By Robert Hurwitz, M.D.
Cervical immobilization has long been considered an essential first step in addressing trauma patients. For 40 years, there has been controversy over risk/benefits of a semi-rigid collar. Some studies have even suggested that collars can even be omitted as long as patients are immobilized until arrival at an ER or trauma center.
Because radiologists have the final say in diagnosing normal vs fracture of cervical spine, we were asked to undertake a study to find the best solution for cervical immobilization.
To address this controversy, we used state of the art radiology techniques in assessing jugular venous return and spinal curvature with and without various collars.
The first parameter studied was a comparison of jugular venous Doppler flow and diameter of internal jugular with no collar, semi-rigid collar and the SIPQuik (vacuum cervical splint). This is felt to be a surrogate of unintentional effect on intracranial pressure. The second parameter studied was any possible distraction of the cervical spine. Unintended straightening of the cervical spine has the potential of displacing an unsuspected cervical fracture. For this parameter, a lateral radiograph was obtained with and without the collar in place.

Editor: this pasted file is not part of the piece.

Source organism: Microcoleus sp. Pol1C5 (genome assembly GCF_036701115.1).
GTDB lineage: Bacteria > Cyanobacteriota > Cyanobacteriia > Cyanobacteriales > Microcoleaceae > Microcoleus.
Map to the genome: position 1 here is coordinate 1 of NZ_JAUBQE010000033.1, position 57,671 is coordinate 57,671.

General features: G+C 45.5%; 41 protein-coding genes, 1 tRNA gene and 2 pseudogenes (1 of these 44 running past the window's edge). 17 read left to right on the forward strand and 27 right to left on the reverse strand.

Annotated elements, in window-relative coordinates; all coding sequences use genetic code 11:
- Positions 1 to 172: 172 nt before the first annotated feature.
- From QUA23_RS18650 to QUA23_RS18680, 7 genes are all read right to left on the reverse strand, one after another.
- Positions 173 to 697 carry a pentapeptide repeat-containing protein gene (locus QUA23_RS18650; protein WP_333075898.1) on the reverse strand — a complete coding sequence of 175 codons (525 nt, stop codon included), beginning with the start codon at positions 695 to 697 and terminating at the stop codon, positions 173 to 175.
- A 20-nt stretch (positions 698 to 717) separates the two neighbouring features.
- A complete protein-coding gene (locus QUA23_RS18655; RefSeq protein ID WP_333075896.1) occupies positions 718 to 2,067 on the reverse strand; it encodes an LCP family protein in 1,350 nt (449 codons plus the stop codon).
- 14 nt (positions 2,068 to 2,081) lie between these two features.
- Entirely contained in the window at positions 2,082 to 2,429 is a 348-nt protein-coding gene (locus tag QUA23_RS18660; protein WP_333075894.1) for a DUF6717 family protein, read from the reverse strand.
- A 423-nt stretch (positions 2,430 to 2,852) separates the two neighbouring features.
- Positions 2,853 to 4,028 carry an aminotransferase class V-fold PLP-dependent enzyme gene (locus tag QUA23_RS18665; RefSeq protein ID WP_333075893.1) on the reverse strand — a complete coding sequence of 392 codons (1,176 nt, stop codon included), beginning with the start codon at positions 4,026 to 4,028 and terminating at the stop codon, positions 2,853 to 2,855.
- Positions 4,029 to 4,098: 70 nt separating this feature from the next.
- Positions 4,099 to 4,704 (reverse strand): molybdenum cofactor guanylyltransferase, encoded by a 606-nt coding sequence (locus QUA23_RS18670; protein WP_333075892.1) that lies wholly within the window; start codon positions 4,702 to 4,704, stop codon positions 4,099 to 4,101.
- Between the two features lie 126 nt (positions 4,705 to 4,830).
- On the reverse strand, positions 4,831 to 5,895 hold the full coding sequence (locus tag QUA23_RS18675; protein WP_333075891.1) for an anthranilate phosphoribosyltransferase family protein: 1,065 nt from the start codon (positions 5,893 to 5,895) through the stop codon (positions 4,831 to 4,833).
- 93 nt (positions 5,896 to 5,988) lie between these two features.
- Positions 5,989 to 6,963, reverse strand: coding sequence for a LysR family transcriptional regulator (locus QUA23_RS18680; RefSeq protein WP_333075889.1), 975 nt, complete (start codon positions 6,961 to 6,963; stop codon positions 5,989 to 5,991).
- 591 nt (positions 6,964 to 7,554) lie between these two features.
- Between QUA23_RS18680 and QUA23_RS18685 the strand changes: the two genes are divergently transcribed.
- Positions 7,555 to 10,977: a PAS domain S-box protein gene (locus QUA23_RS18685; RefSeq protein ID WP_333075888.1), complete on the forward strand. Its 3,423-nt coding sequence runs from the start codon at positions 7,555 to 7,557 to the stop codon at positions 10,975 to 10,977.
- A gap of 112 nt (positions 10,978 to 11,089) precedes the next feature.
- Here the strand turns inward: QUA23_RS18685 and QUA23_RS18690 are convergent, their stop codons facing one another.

Preliminary results show that the SIPQuik vacuum cervical splint does not increase jugular venous distension (a surrogate for possible block of venous return) compared to the semi-rigid collar. Measurements of normal cervical lordosis remained unchanged with the SIPQuik, but undesirable straightening of the cervical spine (as a measure of distraction) was seen with the semi-rigid collar.
Our clinical colleagues agree that the SIPQuik vacuum cervical splint is a “one size fits all” solution for rapid application in trauma patients. This could end the endless debate of collar, no collar, soft collar, or rigid collar. More thorough testing and confirmation by other groups with all available semi-rigid collars is underway. A future peer reviewed paper will contain all of the methodology used in our study.
Robert Hurwitz, M.D.
(HopkinsRead Radiology and Touro University School of Medicine, Las Vegas, NV.)